The rate of supply of melt onto each top rotor is generally in the range 2 to 3 tons/hour and so typically the entire apparatus runs at 7.5 to 12.5 tons/hour.
The air emerging through the slots preferably has a linear velocity of 100 to 200 m/s. This air flow may have both axial and tangential components, or solely axial.
In order to control the angle of air flow, within each slot blades 25 can be mounted at an angle, relative to the axial direction of the associated rotor, that can be predetermined at a value ranging, typically, from zero to 50°. For instance, in slot 10 the angle in the region G to H can increase from 0° at G to about 20° at H and then the angle of the blades in the region H to I can be substantially uniform at 45°. Similarly, in slot 10 the angle can increase from about zero at J up to about 20° at K and can then increase and be substantially uniform throughout the region K to L at an angle of about 45°.
In slot 8, it may be preferred to have a lesser angle, typically a uniform angle of around 15° to 30°, often around 20° or 25°.
Although it is convenient to supply the air through the slots, a similar effect can be achieved by other means of providing a continuous curtain of air over the rotor surface, for instance a series of adjacent blast nozzles arranged around the rotor in the position shown in the drawings for the slots and that will lead to the formation of a wall jet.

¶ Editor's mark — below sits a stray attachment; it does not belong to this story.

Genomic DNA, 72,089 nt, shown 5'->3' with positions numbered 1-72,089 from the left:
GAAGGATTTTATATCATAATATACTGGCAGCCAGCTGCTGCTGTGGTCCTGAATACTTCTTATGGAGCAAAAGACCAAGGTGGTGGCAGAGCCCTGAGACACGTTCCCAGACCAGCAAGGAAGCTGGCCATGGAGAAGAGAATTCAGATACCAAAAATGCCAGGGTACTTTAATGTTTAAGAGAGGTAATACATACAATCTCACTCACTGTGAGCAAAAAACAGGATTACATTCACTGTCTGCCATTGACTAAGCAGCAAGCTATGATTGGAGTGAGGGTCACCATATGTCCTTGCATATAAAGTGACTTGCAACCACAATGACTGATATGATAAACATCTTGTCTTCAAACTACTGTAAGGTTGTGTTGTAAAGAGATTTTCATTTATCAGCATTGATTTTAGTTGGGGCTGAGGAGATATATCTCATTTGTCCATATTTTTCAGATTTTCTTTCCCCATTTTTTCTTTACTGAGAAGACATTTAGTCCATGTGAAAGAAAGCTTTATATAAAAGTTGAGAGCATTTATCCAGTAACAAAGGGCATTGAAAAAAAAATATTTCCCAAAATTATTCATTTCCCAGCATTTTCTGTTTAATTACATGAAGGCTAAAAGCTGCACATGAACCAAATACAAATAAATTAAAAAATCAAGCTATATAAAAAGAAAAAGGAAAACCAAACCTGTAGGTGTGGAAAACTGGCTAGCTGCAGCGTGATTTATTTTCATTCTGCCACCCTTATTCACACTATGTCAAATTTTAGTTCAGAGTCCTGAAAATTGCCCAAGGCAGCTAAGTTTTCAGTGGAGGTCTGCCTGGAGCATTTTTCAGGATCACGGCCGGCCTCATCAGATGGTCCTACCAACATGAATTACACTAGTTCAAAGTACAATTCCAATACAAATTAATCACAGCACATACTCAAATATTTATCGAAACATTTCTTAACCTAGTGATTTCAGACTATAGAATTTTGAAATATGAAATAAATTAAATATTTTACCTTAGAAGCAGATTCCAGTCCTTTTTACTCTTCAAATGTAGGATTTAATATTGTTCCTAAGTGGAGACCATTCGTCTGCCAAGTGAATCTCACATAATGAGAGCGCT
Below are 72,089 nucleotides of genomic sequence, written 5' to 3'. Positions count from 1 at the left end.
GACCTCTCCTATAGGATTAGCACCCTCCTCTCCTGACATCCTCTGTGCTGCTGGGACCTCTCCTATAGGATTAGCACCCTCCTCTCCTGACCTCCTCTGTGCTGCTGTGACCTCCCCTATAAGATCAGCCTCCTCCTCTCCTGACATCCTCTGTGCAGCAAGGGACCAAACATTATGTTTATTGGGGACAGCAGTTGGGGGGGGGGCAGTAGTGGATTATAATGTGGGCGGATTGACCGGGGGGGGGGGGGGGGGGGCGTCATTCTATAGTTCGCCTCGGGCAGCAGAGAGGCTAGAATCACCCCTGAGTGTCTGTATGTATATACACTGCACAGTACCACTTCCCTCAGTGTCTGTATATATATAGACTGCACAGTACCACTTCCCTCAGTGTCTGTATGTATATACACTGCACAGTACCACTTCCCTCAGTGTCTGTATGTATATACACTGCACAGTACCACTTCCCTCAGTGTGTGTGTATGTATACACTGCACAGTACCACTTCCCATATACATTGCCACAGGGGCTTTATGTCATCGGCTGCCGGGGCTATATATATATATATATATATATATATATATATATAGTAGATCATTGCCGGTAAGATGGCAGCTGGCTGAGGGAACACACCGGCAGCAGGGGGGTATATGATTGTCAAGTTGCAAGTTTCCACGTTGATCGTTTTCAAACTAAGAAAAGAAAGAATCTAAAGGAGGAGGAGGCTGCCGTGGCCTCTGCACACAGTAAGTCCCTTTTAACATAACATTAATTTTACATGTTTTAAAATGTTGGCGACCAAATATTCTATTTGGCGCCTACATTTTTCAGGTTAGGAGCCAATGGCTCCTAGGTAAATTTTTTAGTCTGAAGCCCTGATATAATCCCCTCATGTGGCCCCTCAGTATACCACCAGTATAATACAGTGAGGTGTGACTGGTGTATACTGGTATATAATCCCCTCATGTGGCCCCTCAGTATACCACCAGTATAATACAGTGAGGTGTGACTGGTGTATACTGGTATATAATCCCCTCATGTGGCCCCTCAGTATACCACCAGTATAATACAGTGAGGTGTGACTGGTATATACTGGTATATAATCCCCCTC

The inner edge 24 of each slot is preferably coaxial with the associated rotor and preferably has a diameter that is substantially the same as the associated rotor.
Binder sprays 18 can be mounted as a central nozzle on the front face of each rotor and eject binder into the fibers that are blown off the rotor. Instead of or in addition to this, separate binder sprays may be provided, for instance beneath or above the set of rotors and directed substantially axially.
The fiberizing chamber comprises a pit 20 having a double screw 21 that collects pearls and other fiber that drops into the pit and recycles them to the furnace. A conveyor 22 collects the fibers and carries them away from the spinners. Air is forced through a secondary air ring, for instance a plurality of orifices 23 arranged around the front face of the housing 2 and/or in and/or beneath the front face of the housing 2. The secondary air ring provides an air stream to promote the axial transport of the fibers away from the rotors and to control their rate of settlement and the intermixing with binder.